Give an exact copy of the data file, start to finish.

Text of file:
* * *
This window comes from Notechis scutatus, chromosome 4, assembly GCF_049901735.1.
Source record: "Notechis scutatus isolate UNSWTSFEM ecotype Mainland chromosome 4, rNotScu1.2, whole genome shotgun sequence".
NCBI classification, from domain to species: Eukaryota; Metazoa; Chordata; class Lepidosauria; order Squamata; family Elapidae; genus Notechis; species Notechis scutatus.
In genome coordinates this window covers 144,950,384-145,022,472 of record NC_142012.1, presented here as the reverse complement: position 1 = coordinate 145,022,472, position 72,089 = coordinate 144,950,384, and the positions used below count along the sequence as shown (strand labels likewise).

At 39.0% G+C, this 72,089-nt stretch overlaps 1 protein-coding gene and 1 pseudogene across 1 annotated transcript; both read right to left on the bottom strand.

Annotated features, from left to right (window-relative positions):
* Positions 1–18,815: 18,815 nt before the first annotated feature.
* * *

This window comes from Notechis scutatus, chromosome 4, assembly GCF_049901735.1.
Source record: "Notechis scutatus isolate UNSWTSFEM ecotype Mainland chromosome 4, rNotScu1.2, whole genome shotgun sequence".
NCBI classification, from domain to species: Eukaryota; Metazoa; Chordata; class Lepidosauria; order Squamata; family Elapidae; genus Notechis; species Notechis scutatus.
In genome coordinates this window covers 144,950,384-145,022,472 of record NC_142012.1, presented here as the reverse complement: position 1 = coordinate 145,022,472, position 72,089 = coordinate 144,950,384, and the positions used below count along the sequence as shown (strand labels likewise).

At 39.0% G+C, this 72,089-nt stretch overlaps 1 protein-coding gene and 1 pseudogene across 1 annotated transcript; both read right to left on the bottom strand.

Annotated features, from left to right (window-relative positions):
* Positions 1–18,815: 18,815 nt before the first annotated feature.